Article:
Increase our salaries or we strike – Lower court judges

Increase our salaries or we strike – Lower court judges Featured

Lower court judges in Ghana are threatening to embark on a strike on November 21, 2016 if government fails to increase their salaries by 10 percent.

“We therefore respectfully wish to notify your good office that members of the lower bench have taken a decision to withdraw our services from 21st November 2016 if the issue of the 10 percent is not addressed and the money paid to us,” a letter addressed to the Chief Justice and seen by alpharadioonline stated.

In the letter the lower court judges lamented that several efforts in having the issue resolved including writing a letter to the Ministry of Finance have proved futile.

They added that they have no other choice but to withdraw their services on the said date.

“Respectfully, honourable Lady Chief Justice, we humbly wish to inform you that the letter addressed to the Minister of Finance has not received any attention. We humbly bring this to your attention because the undue delay has created anxiety and frustration among members of the lower bench. This is particularly so implementation of the conditions of service of the lower bench has been characterized with frequent interruptions and disruptions since 2013,” the judges lamented.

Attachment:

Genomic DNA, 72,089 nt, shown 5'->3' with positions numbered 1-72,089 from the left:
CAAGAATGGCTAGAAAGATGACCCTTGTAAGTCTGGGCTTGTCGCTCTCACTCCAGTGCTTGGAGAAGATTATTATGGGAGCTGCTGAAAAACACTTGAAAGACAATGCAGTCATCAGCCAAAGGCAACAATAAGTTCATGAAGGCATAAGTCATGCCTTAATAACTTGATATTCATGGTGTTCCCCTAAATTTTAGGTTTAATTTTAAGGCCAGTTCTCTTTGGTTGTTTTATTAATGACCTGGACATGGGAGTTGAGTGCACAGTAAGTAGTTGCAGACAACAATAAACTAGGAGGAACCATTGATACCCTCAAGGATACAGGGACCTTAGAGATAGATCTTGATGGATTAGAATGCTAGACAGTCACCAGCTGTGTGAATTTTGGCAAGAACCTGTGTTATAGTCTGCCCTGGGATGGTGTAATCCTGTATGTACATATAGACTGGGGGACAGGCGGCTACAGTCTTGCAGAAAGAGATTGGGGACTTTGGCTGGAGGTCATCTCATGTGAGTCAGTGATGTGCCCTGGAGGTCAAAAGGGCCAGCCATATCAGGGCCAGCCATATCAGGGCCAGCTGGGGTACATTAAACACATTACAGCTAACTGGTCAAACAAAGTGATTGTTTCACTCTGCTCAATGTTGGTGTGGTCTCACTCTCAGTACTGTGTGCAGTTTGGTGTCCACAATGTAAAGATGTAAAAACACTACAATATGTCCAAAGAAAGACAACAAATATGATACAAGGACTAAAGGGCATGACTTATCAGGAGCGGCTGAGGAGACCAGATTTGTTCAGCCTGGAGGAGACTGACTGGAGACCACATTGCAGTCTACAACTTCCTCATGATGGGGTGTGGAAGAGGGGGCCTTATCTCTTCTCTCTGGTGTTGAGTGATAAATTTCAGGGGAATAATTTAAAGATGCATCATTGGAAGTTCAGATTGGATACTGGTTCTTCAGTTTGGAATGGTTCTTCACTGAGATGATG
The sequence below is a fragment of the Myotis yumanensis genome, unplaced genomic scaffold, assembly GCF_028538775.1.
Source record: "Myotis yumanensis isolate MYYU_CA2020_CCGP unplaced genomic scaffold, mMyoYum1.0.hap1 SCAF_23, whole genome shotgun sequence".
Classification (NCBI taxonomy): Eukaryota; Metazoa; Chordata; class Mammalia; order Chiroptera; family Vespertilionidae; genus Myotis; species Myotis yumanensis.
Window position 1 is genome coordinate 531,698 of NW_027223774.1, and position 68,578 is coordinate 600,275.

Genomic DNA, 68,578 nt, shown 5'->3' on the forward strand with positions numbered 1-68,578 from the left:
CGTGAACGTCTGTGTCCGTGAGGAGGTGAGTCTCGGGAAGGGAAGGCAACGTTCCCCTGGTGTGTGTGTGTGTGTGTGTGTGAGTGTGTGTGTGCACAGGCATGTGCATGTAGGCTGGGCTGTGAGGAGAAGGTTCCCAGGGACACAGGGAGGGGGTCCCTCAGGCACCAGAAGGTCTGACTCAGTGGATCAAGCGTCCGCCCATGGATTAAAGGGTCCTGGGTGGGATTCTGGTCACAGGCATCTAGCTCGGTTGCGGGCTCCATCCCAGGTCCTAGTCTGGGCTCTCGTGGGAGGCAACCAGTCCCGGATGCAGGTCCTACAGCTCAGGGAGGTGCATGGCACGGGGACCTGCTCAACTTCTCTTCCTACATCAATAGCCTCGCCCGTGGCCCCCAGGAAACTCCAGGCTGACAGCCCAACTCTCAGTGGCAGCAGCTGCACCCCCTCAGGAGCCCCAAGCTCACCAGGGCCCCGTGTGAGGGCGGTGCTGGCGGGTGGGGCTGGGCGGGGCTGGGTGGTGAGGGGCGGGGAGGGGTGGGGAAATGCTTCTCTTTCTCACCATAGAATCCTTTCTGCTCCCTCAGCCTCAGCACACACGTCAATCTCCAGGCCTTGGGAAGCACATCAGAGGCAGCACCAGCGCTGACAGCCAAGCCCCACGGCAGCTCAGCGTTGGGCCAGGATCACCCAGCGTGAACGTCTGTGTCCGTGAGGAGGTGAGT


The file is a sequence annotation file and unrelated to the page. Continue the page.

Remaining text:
“Respectfully, we have also observed that this disruption and interference with our conditions of service has occurred as a result of the erroneous manner in which the concerns of other institutions have been addressed even though these matters are not related to judges and magistrates of the lower bench.”

Background

In June 2016, lower court judges issued a stern warning to government to immediately abandon a planned move to revise their conditions of service.

The judges, who work in the magistrate and circuit courts across the country, said they were being short-changed in the proposal presented for a review of their salaries.

One of the judges, His Honor Aboagye Tandor had earlier said they will advise themselves if nothing is done about their concerns.

“Certain reforms have been done with regards to our salaries without any views or recourse to us. No inputs were made to us and we saw that there were some discrepancies so our members were of the view that the purported letter that was brought should be withdrawn.We were surprised that as members of the lower bench we would have conditions reviewed even before we are notified. You cannot review that recourse, it should be withdrawn…”